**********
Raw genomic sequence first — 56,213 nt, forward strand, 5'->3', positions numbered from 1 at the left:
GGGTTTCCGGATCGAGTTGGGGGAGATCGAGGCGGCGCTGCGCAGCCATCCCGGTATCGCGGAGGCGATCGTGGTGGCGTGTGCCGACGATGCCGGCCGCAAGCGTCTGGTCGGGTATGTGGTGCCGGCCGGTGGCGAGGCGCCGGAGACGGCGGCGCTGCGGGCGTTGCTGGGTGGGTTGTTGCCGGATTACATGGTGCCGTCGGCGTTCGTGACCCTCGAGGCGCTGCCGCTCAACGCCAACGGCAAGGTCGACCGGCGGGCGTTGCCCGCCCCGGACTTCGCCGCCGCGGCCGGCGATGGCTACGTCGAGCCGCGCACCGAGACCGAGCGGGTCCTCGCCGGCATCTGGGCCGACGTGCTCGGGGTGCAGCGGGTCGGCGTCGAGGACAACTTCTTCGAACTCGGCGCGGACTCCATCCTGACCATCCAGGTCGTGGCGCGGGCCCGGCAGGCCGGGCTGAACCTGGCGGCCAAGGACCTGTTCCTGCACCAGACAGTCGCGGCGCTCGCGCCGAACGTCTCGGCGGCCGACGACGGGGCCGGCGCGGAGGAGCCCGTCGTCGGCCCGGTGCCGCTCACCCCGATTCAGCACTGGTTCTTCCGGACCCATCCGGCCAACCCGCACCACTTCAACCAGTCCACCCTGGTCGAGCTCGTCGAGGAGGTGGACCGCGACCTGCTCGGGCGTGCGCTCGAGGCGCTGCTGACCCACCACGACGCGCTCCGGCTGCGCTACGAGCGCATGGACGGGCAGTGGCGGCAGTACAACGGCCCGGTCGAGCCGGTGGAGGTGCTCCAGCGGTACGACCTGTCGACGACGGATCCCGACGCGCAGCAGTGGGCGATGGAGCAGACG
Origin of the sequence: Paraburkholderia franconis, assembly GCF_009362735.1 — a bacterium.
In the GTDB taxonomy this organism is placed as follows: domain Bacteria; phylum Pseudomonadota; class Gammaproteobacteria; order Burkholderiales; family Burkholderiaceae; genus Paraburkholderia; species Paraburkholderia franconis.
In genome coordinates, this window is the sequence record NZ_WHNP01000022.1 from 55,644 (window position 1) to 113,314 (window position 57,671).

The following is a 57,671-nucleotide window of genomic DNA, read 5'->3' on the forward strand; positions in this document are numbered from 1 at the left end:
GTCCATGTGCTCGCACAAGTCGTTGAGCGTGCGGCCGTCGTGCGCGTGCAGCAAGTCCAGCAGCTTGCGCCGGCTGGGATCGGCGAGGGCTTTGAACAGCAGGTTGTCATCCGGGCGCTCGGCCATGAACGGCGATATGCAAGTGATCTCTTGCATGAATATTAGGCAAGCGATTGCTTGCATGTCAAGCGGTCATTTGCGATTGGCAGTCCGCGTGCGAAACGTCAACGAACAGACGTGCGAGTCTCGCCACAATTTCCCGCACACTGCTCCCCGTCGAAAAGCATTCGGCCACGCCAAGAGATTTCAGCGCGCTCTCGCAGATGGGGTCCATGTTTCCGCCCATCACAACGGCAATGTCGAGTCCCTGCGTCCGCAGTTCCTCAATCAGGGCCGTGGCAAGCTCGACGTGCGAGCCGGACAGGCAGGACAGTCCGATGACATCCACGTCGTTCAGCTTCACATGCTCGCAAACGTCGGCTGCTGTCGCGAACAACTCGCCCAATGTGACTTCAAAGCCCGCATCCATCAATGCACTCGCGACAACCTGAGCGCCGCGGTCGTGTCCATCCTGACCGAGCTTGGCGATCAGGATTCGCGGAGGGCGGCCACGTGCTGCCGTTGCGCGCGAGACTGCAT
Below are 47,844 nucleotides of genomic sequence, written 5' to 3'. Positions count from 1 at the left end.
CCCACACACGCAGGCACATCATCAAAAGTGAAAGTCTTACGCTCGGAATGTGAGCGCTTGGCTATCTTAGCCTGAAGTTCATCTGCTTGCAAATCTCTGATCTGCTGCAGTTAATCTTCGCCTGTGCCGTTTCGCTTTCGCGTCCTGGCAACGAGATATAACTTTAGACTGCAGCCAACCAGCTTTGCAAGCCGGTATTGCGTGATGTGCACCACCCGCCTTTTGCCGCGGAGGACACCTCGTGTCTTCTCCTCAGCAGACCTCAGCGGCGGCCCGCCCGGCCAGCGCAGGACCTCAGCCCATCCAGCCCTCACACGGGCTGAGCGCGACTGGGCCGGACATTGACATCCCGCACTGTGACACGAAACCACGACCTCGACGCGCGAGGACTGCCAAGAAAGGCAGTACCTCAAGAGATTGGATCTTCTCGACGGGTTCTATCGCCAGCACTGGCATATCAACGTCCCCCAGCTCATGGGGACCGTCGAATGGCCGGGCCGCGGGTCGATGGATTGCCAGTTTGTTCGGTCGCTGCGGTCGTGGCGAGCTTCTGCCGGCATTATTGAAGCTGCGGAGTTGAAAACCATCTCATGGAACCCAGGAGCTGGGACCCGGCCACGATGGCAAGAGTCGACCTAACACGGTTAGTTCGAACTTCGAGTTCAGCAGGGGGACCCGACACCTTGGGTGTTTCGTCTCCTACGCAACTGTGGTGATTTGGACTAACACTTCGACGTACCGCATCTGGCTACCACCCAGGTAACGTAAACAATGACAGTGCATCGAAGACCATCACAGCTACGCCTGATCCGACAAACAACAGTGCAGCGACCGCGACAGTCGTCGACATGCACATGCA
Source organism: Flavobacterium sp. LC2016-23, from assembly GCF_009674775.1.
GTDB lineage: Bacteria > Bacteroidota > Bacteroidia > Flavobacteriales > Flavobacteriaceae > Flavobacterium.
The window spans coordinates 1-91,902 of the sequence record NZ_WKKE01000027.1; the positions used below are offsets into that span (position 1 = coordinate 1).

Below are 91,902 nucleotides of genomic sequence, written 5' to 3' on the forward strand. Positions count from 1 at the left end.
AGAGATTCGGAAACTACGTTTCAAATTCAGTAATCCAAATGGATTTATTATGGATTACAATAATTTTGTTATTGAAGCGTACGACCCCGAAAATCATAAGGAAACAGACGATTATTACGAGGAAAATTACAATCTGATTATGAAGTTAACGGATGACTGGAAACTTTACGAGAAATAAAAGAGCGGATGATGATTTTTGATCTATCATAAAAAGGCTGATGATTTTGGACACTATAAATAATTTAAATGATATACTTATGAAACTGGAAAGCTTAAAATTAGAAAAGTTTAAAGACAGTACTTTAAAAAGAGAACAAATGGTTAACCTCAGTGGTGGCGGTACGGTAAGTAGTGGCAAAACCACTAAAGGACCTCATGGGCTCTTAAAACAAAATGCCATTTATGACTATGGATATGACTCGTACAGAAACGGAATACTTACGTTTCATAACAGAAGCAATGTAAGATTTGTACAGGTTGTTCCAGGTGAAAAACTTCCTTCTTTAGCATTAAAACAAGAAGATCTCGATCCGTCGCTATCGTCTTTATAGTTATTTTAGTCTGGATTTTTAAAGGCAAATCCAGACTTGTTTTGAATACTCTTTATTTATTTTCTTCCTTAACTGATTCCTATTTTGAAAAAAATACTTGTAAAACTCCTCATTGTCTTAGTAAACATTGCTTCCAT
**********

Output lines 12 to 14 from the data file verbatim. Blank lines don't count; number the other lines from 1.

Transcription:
The window spans coordinates 1-91,902 of the sequence record NZ_WKKE01000027.1; the positions used below are offsets into that span (position 1 = coordinate 1).

Below are 91,902 nucleotides of genomic sequence, written 5' to 3' on the forward strand. Positions count from 1 at the left end.
AGAGATTCGGAAACTACGTTTCAAATTCAGTAATCCAAATGGATTTATTATGGATTACAATAATTTTGTTATTGAAGCGTACGACCCCGAAAATCATAAGGAAACAGACGATTATTACGAGGAAAATTACAATCTGATTATGAAGTTAACGGATGACTGGAAACTTTACGAGAAATAAAAGAGCGGATGATGATTTTTGATCTATCATAAAAAGGCTGATGATTTTGGACACTATAAATAATTTAAATGATATACTTATGAAACTGGAAAGCTTAAAATTAGAAAAGTTTAAAGACAGTACTTTAAAAAGAGAACAAATGGTTAACCTCAGTGGTGGCGGTACGGTAAGTAGTGGCAAAACCACTAAAGGACCTCATGGGCTCTTAAAACAAAATGCCATTTATGACTATGGATATGACTCGTACAGAAACGGAATACTTACGTTTCATAACAGAAGCAATGTAAGATTTGTACAGGTTGTTCCAGGTGAAAAACTTCCTTCTTTAGCATTAAAACAAGAAGATCTCGATCCGTCGCTATCGTCTTTATAGTTATTTTAGTCTGGATTTTTAAAGGCAAATCCAGACTTGTTTTGAATACTCTTTATTTATTTTCTTCCTTAACTGATTCCTATTTTGAAAAAAATACTTGTAAAACTCCTCATTGTCTTAGTAAACATTGCTTCCAT